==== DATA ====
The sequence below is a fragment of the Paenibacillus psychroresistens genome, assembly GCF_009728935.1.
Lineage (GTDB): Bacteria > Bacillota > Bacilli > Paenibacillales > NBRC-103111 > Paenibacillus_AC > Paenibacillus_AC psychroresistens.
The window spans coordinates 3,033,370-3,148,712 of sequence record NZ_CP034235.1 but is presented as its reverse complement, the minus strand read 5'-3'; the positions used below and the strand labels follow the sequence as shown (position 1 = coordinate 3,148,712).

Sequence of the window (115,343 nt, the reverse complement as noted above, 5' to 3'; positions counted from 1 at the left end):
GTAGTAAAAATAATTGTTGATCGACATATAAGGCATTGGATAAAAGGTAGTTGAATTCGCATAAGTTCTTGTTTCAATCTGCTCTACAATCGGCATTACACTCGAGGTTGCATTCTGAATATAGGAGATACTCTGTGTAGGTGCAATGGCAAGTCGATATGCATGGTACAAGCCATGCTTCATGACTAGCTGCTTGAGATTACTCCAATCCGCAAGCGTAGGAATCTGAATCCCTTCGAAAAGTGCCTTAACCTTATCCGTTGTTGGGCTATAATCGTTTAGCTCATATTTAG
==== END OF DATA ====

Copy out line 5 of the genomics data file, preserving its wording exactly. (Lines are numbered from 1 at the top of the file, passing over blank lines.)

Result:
GTAGTAAAAATAATTGTTGATCGACATATAAGGCATTGGATAAAAGGTAGTTGAATTCGCATAAGTTCTTGTTTCAATCTGCTCTACAATCGGCATTACACTCGAGGTTGCATTCTGAATATAGGAGATACTCTGTGTAGGTGCAATGGCAAGTCGATATGCATGGTACAAGCCATGCTTCATGACTAGCTGCTTGAGATTACTCCAATCCGCAAGCGTAGGAATCTGAATCCCTTCGAAAAGTGCCTTAACCTTATCCGTTGTTGGGCTATAATCGTTTAGCTCATATTTAG